Days Not Numbered for Burma’s Lottery, Chief Says
By Simon Roughneen 4 September 2013
RANGOON — When Burma’s former Ministry of Finance and Revenue was rehatted earlier this year, minus the revenue label, it didn’t make much difference to Thein Naing, the head of the state lottery.
The lottery remains under the Finance Ministry, the tickets are still printed in Magwe—the same place where Burma’s passports and kyat notes are run off the presses—and once a month, the lottery, called Aung Bar Lay in Burmese, sells around 30 million tickets priced at 200 kyats (US 20 cents) each.
Forty percent of the takings go to the government, with the rest given as prize money, Thein Naing says, a fan whirring overhead in his downtown Rangoon office to beat back the late afternoon monsoon season clamminess. In other words, the lottery is worth about US$6 million each month, of which about $2 million goes to government coffers.
To attract more Burmese to play the state lottery, the winnings were increased in 2012, with the top prize raised to 150 million kyats, or around $150,000.
But despite the greater spoils, the lottery faces a struggle against Burma’s massive off-the-books gambling sector.
Playing the lottery is a once-every-four-weeks game. The rest of the time, millions of Burmese break the law by betting on European football and gambling on the numbers coming up in Bangkok’s stock exchange and Thailand’s own lottery.
Those games are known popularly as “two digit” and “three digit,” respectively, and Thein Naing acknowledges their popularity, describing gambling as “very common.” It’s an interest that likely pre-dates the introduction of an official lottery back in 1938, when Burma was under British rule. That came 39 years after the British banned gambling in Burma.
One estimate—from a Burmese involved in the illegal gambling business and referenced in a 2005 US Embassy cable from Rangoon—estimated that around 70 percent of the adult population in Burma gambles.
“Businesspeople and others with whom we spoke see such gambling as a serious social and economic issue. They say that poor people will spend their last kyats trying to ‘hit’ the numbers, while middle-class participants often neglect their families and businesses to focus on picking the right numbers,” the cable read.
With such widespread interest in gambling, does the head of the state lottery think that the government should take a second look at prohibition—to try curbing a vast black market and tap a potential revenue source? Or does he agree with the prohibitionist line that gambling is addictive and ruinous, and should be stamped out?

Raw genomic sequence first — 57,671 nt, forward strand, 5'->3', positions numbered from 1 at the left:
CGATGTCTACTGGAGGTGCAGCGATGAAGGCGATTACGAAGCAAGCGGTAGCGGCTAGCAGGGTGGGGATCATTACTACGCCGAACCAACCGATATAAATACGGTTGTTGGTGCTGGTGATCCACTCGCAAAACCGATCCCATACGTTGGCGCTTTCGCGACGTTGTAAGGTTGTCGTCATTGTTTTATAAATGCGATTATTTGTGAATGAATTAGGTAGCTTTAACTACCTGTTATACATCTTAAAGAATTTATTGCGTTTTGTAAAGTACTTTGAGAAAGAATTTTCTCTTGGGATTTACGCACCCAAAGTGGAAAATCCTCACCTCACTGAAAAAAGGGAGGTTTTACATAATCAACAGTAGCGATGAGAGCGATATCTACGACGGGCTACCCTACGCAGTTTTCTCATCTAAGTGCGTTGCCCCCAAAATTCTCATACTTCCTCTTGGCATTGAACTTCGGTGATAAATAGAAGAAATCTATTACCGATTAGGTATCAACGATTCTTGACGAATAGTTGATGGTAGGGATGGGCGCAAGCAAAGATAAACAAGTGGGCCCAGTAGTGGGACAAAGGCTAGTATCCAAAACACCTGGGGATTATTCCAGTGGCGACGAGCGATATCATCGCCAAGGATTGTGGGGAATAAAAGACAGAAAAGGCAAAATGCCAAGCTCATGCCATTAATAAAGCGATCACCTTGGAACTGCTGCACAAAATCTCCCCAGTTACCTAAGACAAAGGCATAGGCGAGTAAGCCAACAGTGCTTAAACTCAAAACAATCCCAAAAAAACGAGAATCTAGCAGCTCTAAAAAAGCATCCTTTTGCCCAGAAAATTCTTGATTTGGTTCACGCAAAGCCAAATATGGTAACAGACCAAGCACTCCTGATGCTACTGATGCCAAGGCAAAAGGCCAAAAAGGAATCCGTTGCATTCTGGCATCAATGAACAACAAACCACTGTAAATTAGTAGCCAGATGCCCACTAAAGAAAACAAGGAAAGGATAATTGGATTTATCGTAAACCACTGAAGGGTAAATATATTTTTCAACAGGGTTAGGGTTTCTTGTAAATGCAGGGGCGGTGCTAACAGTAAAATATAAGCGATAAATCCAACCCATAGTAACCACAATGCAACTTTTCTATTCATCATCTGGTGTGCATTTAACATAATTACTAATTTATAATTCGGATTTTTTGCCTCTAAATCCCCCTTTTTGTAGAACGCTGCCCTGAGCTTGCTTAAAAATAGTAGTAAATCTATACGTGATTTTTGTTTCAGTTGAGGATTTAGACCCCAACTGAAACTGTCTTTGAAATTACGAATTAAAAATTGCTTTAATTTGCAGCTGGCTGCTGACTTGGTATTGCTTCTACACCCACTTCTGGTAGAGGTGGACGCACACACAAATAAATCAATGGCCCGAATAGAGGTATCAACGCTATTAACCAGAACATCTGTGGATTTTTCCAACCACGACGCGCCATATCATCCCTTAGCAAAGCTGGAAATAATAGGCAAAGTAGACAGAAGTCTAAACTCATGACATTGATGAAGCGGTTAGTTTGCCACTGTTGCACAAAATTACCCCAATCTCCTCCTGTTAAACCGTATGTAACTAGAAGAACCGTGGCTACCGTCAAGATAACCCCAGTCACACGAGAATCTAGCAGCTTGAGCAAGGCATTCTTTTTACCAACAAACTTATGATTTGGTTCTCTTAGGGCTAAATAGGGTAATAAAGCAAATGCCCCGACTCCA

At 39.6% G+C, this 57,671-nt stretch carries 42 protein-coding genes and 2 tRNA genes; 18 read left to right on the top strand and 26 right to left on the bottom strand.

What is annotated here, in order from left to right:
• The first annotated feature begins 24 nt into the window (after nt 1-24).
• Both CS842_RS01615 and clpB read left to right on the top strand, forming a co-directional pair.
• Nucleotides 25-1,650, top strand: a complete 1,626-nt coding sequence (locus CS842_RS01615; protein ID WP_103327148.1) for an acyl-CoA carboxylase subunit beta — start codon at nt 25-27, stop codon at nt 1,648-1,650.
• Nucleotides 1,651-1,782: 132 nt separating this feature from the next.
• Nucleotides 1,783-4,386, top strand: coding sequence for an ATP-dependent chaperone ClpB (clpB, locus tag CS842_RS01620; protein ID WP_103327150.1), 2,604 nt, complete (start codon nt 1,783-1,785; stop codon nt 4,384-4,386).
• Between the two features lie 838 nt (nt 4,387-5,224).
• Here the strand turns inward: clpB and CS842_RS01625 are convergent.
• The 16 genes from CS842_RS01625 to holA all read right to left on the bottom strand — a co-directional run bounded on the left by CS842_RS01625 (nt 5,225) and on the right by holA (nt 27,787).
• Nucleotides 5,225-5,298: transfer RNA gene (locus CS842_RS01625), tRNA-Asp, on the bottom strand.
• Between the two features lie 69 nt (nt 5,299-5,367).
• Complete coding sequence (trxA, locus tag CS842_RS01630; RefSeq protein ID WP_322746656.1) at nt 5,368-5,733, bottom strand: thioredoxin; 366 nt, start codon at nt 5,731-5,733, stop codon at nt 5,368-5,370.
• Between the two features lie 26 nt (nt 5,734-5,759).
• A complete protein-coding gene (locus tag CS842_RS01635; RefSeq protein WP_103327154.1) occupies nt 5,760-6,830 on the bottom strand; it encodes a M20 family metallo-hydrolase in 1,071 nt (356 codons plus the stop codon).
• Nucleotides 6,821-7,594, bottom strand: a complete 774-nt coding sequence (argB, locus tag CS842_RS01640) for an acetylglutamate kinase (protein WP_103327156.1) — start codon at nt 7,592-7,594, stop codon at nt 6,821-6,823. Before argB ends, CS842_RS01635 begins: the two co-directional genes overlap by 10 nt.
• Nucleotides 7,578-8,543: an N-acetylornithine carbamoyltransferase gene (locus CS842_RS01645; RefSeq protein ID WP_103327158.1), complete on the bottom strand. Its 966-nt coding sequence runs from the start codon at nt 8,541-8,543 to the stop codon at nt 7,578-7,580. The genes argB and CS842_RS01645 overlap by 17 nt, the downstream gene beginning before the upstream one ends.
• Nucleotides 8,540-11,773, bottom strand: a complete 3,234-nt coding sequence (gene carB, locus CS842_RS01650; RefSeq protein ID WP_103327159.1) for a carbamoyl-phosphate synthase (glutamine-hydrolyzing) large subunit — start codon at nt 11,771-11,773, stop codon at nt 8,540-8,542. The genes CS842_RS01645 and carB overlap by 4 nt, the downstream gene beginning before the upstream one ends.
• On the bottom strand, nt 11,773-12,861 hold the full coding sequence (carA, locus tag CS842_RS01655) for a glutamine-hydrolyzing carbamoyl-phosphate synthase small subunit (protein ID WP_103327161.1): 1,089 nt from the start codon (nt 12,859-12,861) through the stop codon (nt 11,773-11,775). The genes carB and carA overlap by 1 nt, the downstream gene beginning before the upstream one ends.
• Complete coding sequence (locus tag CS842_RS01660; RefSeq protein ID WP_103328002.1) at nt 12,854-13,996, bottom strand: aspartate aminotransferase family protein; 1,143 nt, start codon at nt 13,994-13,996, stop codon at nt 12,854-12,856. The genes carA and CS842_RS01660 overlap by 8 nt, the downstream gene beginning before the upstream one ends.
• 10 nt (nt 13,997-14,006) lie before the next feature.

He doesn’t say no or yes to any of the above, but adds that for one, Burma’s lawmakers are too busy these days with more pressing reforms to think about addressing the gambling ban. Compared with some of the other issues up for deliberation in Burma’s Parliament, “gambling laws are a very small matter,” he says.
The lottery chief cites Burma’s dilapidated communications infrastructure as another de facto hurdle to overcome, if the status of gambling in the country is to change. “For example, the Internet is not widespread here; other countries have online gambling, but here we cannot.” That said, there is an app, for those Burmese with Android smartphones, to check whether their numbers come up.
There’s a proposal—in the country’s tourism master plan released in June during the World Economic Forum in Naypyidaw—to hold a discussion about allowing casinos in resorts to draw tourists keen to roll some dice, part of the government’s hopes to attract around 7 million visitors a year by 2020. But that’s as far as it’s gone—a proposal in a policy paper about holding a discussion.
For now, Thein Naing is keen to promote the official lottery, which has a wider national reach than some of the country’s more pressing needs, such as clean running water and electricity, the latter of which reaches only a quarter of the population.
Those statistics mean that in all likelihood, more Burmese play the state lottery (let alone the more popular illegal wagers on the Thai stock exchange and European football) than are connected to the country’s power grid. “We sell [tickets] all over the country,” Thein Naing says. “And it’s not just for Myanmar citizens, foreigners can buy too.”